I'm wondering if you have already experimented a lot of non respect of SOP? If yes, I'm wondering what did you do?
We though that we have to put in place a Poka Yoke system and ensure that it will be respected. Could you share your experience?
Looking forward to reading from you.
Nonrespect is not the biggest issue I've encountered. I find that in many cases, there is no formal procedure, or that staff is not aware of the existence of a procedure, or the procedure is just not good - it's poorly written, or out of date, or has some other issue that makes it difficult or even inadvisable to use.
If you have a procedure, and it's not being followed, I'd want to investigate the reasons.
- Is staff aware of the procedure?
- Have the proper people verified that the procedure is appropriate for the task and the work environment?
- Does staff understand the procedure? Has there been training to explain the reasoning behind it?
- Are the required resources available - tools, safety equipment and so on?
- Has there been any feedback? Are staff expressing concerns about problems following the procedure?
The better you can understand why people are not following procedure, the better equipped you'll be to improve the situation.
I've definitely experienced inefficient execution and avoidable errors from SOPs not being followed. As Meta Brown said, there can be many reasons for lack of SOP compliance. In my case, I diagnosed the issue as the standard operating procedures simply seeming superfluous to staff in the midst of carrying out their responsibilities such that the SOPs sat unread on our intranet. This insight inspired me to create TaskTrain, a simple process management application that integrates standard operating procedures into everyday workflow. While there are much more effective ways of mistake-proofing particular procedures, these methods rely on the specifics of the steps to be carried out, while a checklist-based tool like TaskTrain, though still not appropriate for all situations, has much more general applicability. I'm happy to chat about your use case if it would be helpful.
Hello Meta Brown,
Thank you, I love the idea. May be I have to schedule a special session and identify the potential root causes with a team and develop the preventive solutions. Or, just do a brainstorming.
Hello Keith Gillette,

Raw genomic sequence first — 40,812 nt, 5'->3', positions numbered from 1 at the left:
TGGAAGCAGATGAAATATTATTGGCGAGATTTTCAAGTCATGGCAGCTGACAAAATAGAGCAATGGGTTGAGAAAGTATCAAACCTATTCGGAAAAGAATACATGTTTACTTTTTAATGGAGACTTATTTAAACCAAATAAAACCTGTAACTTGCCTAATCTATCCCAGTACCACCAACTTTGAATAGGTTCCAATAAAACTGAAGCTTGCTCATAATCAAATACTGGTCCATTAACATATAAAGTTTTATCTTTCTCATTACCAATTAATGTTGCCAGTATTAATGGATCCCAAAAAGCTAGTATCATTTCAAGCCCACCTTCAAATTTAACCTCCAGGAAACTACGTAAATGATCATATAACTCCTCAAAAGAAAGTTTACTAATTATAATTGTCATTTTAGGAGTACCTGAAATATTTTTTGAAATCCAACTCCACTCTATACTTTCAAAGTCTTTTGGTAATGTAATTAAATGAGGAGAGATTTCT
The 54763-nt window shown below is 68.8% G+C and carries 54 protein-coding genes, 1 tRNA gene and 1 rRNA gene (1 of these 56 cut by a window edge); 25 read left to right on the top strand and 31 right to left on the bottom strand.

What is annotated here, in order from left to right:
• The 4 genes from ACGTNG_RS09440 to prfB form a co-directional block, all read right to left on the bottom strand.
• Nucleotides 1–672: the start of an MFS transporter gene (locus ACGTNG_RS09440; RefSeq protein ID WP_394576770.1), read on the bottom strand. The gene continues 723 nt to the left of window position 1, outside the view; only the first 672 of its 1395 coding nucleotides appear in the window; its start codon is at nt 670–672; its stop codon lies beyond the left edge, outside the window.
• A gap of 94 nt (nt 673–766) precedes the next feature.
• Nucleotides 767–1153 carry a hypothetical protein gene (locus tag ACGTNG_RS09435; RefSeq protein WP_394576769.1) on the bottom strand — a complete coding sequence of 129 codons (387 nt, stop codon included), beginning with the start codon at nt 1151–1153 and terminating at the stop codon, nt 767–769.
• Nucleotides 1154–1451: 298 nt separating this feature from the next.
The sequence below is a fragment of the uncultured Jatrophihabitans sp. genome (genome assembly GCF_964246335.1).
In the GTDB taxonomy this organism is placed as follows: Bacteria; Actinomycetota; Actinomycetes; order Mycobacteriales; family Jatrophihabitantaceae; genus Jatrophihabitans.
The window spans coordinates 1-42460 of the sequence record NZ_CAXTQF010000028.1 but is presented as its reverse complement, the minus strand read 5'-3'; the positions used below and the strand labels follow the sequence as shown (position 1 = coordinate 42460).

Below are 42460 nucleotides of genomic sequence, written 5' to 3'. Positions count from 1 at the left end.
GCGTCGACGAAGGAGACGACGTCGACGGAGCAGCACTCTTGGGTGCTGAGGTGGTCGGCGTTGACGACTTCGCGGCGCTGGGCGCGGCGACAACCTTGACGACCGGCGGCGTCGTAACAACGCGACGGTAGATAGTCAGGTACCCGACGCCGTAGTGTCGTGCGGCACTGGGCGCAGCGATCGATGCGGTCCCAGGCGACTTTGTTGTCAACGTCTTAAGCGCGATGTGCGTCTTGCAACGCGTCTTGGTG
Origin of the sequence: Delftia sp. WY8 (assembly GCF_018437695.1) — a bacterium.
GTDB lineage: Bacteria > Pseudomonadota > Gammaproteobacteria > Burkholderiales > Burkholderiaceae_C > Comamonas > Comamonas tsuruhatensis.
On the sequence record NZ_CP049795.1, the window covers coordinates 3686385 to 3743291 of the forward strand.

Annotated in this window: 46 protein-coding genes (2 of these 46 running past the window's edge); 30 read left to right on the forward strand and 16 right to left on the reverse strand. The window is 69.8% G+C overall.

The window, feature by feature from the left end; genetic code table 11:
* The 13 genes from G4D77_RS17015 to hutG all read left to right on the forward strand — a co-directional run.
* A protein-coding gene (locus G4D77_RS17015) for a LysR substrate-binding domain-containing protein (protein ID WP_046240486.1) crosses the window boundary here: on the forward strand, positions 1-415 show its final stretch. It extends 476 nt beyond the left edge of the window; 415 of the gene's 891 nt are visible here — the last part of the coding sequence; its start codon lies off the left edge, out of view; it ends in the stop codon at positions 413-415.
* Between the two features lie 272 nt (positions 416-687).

Thank you for your answer and recommendation. I explored your website and it seems really interesting. However, I have to discuss internally first.
I hope for your understanding,
Poka Yoke is high on my list of remedies for specific re-occurring errors. However, if the problem is systematic noncompliance, then a more general solution is needed. You might want to take a look at my recent article in Quality Management Forum: “Building a Strong Quality Culture”.
Dear Norm, Misa, Meta, Keith and ….Esteemed Contributors,
My 2 cents for the robust Poka-Yoke implementation.
Layered Process Audits (LPA) is an excellent technique for strengthening process control and reducing COQ.
I had the opportunity in initiating LPA starting in 1997 at a General Motors subsidiary Delphi Automotive Systems, as the leader of the Quality Engineering process.
This was a Greenfield project hence we used LPA interfaced with Process Flow Diagrams, PFMEA’s, and Control Plans. A Plan-Do-Check-Act plan was drawn.
I have initiated and used LPA at many plants thereafter including checks and balances on the effectiveness of Poke Yoke's functionality; high-tech gages and transducers working with go-no-go masters.
LPA has a big payoff in terms of waste reduction, safety, 5S, Poka-Yoke verification, PPM, and improved COQ.
Poka-Yoke implementation, and overall the ROI on LPA is excellent.
Happy Holidays and Happy New Year 2022 to you and your family.
QMS Lead Auditor-independent contractor
Adjunct Professor, LSS and Quality
ASQ Chair-Elect Customer-Supplier Division
Thank you for your advise Girish Trehan.
Indeed, It's will help and you teached me something new.
Merry Christmas and Happy new year to you and your family too.